Da Rosa also acknowledged the physicality of the matches, particularly the encounter with Rwanda. “I am positive about how we played but I feel we still need to play more matches so that we get up to the standard. We are anticipating the return of Ditlhokwe, Gape Mohutsiwa and Mpho Kgaswane who could play a vital role in our quest to cause an upset when we face Uganda and Somalia in June,” he said.

The Zebras’ 2026 World Cup Qualifiers Group is a tough one, with formidable opponents like Algeria, Somalia, Guinea, and Uganda. These teams are packed with players based in Europe, and each player will need to bring their best performance to secure a place in these crucial matches.

The Zebras’ journey to the World Cup will be a challenging one, but with the right preparation and mindset, they have the potential to make their mark on the international stage.

 

 

 

 

 

 

 

 

 

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Sport

Cycling for the TKC starts 15 April 2024

3rd April 2024

Preparations for the ‘Cycling for the TKC event’ are at advanced stages as 30 cyclists from Botswana, Namibia and South Africa prepare themselves to endure the 1900km ride from Pretoria to the Walvis Bay via Lobatse in Botswana. The cycling challenge will start on April 15 to April 28, 2024. As one of the activities identified to commemorate 20 years since the Trans Kalahari Corridor (TKC) member states signed an agreement to coordinate and manage TKC, the cycling event is expected to bring awareness of the corridor thereby marketing the corridor within the member states and beyond. The event will be conducted under the theme ‘Transforming the TKC into an economic corridor.’ Commenting on the theme,

The Executive Director of the Trans Corridor Secretariat Mr. Leslie Mlungisi Mpofu stated that the corridor transverses through some of the low-income communities and therefore the corridor is expected to inject economic impetus on these communities thereby creating much needed jobs, be it informal or formal employment. The objectives of the event are to promote spatial development initiatives on the Trans Kalahari Corridor and to create an increased awareness and usage of the TKC for both trade and tourism thereby increasing the volumes on the TKC. ‘ It is important to promote sustainable tourism and events like this are key in promoting tourism, economic growth, the environment as well as conservation. By showcasing the scenic beauty and cultural richness of the corridor, the event will foster deeper appreciation of the unique regions the corridor passes through’. Said Mr. Mpofu. Other objectives of the event include obtaining Member State commitment to the economic development through spatial development initiatives along the TKC, to promote road safety on the TKC in line with the UN Second Decade of Action for Road Safety as well as the African Union Road Safety Charter as well as to create a hype for the commemoration of the 20 years anniversary.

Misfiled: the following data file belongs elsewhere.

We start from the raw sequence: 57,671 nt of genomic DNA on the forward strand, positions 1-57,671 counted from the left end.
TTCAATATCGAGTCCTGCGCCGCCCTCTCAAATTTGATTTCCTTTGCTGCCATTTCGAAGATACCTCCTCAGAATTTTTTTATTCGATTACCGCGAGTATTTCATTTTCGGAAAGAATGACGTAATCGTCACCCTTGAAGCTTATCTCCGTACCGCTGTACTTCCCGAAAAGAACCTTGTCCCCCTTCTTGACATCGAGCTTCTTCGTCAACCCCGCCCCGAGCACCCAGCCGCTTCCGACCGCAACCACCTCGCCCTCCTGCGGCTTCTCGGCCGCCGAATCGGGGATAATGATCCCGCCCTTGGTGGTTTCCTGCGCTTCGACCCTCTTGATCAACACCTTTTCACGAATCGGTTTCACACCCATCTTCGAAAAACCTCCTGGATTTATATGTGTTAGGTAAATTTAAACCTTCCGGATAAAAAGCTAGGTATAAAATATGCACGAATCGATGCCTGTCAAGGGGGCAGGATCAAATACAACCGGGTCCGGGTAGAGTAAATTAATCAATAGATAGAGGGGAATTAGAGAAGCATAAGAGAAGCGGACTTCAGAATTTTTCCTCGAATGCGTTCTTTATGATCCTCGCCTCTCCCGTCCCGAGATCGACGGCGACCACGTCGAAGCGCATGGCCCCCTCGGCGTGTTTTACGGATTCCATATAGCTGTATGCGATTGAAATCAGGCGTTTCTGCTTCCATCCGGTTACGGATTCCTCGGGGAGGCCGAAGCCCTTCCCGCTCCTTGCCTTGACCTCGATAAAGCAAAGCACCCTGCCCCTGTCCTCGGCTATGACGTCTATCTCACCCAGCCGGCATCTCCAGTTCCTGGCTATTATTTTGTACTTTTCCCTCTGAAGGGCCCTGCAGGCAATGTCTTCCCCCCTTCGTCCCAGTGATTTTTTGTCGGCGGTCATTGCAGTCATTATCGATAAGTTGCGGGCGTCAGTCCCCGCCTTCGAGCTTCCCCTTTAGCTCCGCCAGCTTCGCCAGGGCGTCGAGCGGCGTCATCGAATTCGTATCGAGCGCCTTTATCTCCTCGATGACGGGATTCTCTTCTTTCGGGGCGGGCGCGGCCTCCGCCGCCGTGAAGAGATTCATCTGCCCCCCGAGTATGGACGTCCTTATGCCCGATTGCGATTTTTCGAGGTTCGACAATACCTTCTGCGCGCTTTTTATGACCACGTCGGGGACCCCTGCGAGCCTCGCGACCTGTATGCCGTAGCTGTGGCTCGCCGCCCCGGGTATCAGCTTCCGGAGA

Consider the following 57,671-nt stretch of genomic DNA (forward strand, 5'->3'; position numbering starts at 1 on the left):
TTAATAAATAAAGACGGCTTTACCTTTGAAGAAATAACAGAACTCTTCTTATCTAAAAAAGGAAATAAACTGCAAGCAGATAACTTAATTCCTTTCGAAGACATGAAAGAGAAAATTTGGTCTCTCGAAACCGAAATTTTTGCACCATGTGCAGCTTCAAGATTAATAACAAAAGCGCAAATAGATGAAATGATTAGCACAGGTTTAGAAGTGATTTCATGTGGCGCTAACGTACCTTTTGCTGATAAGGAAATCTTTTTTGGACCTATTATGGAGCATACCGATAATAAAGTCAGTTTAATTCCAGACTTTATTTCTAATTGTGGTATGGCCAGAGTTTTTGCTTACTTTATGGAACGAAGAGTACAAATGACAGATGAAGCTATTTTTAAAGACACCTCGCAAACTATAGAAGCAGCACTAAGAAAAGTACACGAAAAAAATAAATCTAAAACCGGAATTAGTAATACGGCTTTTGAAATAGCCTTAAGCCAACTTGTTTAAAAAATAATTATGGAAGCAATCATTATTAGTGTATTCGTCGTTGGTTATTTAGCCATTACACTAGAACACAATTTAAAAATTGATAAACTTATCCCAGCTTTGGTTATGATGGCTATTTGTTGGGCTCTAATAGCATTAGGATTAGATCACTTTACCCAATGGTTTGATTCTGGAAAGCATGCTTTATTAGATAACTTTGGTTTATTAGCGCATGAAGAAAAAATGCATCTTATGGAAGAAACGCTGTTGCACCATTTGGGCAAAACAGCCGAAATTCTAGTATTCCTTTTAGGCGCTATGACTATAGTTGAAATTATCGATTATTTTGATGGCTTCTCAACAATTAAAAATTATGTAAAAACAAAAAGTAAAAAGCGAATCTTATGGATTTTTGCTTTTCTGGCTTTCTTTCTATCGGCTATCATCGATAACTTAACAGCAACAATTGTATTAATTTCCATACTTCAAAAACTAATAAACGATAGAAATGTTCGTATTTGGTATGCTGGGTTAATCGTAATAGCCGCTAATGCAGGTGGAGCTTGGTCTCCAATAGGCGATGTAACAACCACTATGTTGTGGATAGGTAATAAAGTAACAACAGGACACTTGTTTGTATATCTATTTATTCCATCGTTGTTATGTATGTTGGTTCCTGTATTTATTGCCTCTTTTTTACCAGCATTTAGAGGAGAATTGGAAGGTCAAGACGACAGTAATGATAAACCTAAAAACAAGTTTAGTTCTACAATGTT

A Pledge to be signed by the ministers responsible for transport on behalf of their citizens to promote spatial development iniatitves, and committing to the development of the TKC will be handed over to the ministers for signature by the cyclists at Pretoria, Lobatse and Walvis Bay respectively. The cyclists will stop at several towns and villages along the corridor to engage with the community. Safety measures and protocols will be implemented to ensure the well-being and safety of all participants and these will include but not limited to police escort, medical support, route supervision and support. Measures have also been taken to ensure that the ride is memorable and enjoyable to all participants. Cycling clubs along the corridors members of the public who are interested are also encouraged to cycles with the key riders either to meet them before they arrive in settlement / town or to ride with them as the leave a settlement/town for a distance they so wish. Organizations, companies and public entities are also invited to participate through sponsorships.

The Trans Kalahari Corridor Secretariat (TKCS) is a secretariat of the Trans Kalahari Corridor Management Committee (TKCMC), a corridor management institution (CMI) that was established through a Memorandum of Understanding (MoU) signed between Namibia, Botswana and South Africa. The TKCS coordinates the implementation of the TKCMC trade and transport facilitation work programme. The CMI also is mandated to promote the Trans Kalahari Corridor which stretches about 1900 km from Gauteng, South Africa, across Botswana and ends at the Walvis Bay, Namibia.